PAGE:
April 23 is World Record Store Day, and whether you’re masking up and heading to a local shop to listen to some classic records or looking online, it’s time to load up some vinyl.
The end of April may begin to herald the colder months for much of Australia, but it also holds a day where you can remind yourself of a love for vinyl, and the sound the medium holds for your tunes.
This year, Saturday April 23 is World Record Store Day, and while that might be a day to gather round your local record store and listen to some plastic classics, it’s also a time when you can dig up your own classics and just chill out to some tunes.
To do that, you might dig out the old media and gather round your own record player, or even finding one to show your kids what used to exist before music was available on every device for everyone to consume.
Grab a record player
At one point in time, listening to music was very different, and was something you might do in a collective. While we’re all so reliant on headphones these days plugged into phones and computers for our own personal sound, well before that, things were different. You needed a device specifically for vinyl, and you still kind of do.
Much like how compact discs (CDs) require a CD player and a Mini Disc requires a Mini Disc player, records need a record player. In short, these use needles to pick up on vibrations and relay these into electrical signals, heard back as sound through a speaker. The grooves are the important part of the record where all the sound data is held, and without the record player to drive them, you’re not getting sound out of a record.
Record players come in lots of styles, ranging from simple cheap portable gadgets that can have low quality needles to very expensive devices built for DJs to cue or even folks to just listen.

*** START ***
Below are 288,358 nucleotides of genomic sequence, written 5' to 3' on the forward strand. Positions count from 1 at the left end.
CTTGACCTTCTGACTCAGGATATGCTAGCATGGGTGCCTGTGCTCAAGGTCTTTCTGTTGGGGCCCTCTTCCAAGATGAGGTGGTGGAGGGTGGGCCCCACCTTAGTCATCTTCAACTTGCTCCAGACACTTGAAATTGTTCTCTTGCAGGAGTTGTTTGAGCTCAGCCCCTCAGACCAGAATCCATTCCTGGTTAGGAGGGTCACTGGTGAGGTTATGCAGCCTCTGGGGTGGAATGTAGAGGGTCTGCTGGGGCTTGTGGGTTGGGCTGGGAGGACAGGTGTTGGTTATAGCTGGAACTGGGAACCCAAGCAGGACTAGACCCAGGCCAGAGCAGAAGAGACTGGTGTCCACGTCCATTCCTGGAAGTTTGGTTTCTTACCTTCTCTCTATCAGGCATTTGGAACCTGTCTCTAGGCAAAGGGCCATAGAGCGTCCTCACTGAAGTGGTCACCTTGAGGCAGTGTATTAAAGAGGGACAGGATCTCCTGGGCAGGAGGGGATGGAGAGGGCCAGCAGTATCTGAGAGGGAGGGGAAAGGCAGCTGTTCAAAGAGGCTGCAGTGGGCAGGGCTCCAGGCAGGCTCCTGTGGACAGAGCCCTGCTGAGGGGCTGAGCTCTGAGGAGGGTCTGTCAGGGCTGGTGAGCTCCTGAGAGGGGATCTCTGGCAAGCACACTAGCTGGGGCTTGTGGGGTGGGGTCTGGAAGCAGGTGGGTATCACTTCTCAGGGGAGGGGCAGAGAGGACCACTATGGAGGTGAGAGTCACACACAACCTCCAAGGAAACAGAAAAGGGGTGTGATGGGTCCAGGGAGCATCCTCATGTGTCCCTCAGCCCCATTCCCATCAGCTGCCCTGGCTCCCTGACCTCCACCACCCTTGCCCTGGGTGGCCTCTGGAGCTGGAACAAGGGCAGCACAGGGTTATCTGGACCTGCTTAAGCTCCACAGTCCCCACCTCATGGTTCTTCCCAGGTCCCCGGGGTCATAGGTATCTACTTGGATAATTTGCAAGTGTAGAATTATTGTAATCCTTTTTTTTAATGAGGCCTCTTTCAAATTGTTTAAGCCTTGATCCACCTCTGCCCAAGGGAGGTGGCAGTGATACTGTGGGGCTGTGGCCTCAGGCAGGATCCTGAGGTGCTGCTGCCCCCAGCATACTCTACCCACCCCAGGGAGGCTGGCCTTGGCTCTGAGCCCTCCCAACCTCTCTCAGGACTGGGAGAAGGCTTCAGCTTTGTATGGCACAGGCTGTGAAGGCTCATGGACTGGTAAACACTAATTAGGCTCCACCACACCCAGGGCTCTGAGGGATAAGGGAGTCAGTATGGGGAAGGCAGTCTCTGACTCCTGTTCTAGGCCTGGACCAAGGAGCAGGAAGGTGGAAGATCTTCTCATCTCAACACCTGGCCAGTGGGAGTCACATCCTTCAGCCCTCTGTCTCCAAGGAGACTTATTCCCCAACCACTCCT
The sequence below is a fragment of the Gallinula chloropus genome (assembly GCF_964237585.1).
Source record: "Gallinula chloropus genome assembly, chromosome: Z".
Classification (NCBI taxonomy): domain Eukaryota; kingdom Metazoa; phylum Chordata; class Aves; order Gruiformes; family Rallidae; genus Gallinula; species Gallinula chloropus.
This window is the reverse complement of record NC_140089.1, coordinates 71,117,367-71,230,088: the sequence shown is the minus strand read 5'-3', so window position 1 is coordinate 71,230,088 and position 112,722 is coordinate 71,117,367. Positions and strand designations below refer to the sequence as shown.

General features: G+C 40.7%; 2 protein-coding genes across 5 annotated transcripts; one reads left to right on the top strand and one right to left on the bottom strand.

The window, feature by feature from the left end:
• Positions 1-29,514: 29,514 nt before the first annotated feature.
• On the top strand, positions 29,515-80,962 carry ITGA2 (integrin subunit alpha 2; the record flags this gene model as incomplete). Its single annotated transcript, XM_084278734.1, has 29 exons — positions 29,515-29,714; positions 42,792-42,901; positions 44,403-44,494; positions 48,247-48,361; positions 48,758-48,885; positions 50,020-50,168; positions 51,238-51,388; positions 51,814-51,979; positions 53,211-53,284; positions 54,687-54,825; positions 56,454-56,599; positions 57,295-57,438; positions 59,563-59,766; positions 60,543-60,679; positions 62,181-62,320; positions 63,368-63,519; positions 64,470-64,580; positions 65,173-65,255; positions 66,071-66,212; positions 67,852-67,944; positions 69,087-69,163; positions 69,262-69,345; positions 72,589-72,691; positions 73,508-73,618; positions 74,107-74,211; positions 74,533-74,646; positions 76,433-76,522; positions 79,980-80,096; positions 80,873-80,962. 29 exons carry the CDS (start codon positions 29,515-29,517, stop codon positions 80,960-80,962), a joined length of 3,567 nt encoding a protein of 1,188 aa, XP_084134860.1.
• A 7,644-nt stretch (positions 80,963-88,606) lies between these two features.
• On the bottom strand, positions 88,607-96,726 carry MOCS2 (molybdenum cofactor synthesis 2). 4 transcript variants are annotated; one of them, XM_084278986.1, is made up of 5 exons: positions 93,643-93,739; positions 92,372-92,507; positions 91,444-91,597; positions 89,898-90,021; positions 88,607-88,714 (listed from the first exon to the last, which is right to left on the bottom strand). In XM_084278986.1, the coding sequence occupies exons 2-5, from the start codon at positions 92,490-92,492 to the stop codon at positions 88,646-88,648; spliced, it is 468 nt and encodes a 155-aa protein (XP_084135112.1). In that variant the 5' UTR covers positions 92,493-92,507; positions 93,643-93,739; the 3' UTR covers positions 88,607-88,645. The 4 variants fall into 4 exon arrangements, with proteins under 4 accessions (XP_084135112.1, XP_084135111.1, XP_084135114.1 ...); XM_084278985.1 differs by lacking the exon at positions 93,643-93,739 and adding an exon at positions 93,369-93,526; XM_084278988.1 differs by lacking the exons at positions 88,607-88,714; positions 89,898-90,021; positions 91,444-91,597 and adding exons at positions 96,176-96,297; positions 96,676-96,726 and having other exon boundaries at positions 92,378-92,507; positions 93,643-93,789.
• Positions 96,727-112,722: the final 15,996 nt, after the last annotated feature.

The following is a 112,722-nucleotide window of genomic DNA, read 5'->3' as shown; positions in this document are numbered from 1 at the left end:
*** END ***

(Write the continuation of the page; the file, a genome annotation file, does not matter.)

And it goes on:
You can spend as little as a hundred for a cheapie or well into the thousands, but if you’re going to play any vinyl, you definitely need a record player, so grab one, and then it’s time to find some music.
Find some tunes
Finding vinyl is fairly easy, be it at a physical record store, your local electronics shop, or even online stores and eBay being obvious places to turn to.
But there are other places you might be thinking of. Parents, for instance.
If your folks are around, you may be able to scour a box, cupboard, or bookshelf looking for old vinyl, finding remnants of the styles of music they used to listen to stored within the grooves of vinyl. Some of these examples mightn’t be in the best condition, but others could be totally ready for playback, and may even hold clues to the sort of tunes you listened to when you were younger, too, back before the age of CD and digital.
Get vinyl playing around the home
Once you have records and a record player, it might be time to get it playing around the house.
If you have yourself a speaker or amplifier with phonograph connection, you can plug right in and play those tunes.
Alternatively, if you have a multiroom system such as a Sonos speaker system, you may be able to use an input jack on one of those gadgets and send sound around. Owners of a Sonos Five or Sonos Port will find a way to convert their tunes to the signal a Sonos needs — a line-in, basically — and with that, you can make records play in more places than just at the record player.
Turn old vinyl to digital
If your record player has a 3.5mm line out or a USB connection like some of the newer modern alternatives, you might want to convert those classics into something to play on your phone or computer for later.
Records are great to listen to, and deliver a warm crackling sound, but they’re not always the go-to experience for tunes. Most of us will rely on digital sources, and that’s not something vinyl typically accommodates.
While you can get digital vinyl by finding high-res audio, be it downloaded or streamed, converting classic vinyl records to digital not only grants you the ability to listen to those records whenever, but may also provide digital versions of songs and albums you can’t find anywhere.
Some albums were only made on vinyl, and have largely been lost to the catalogues, while others mightn’t be found on Australian streaming services due to differences in rights and catalogues internationally.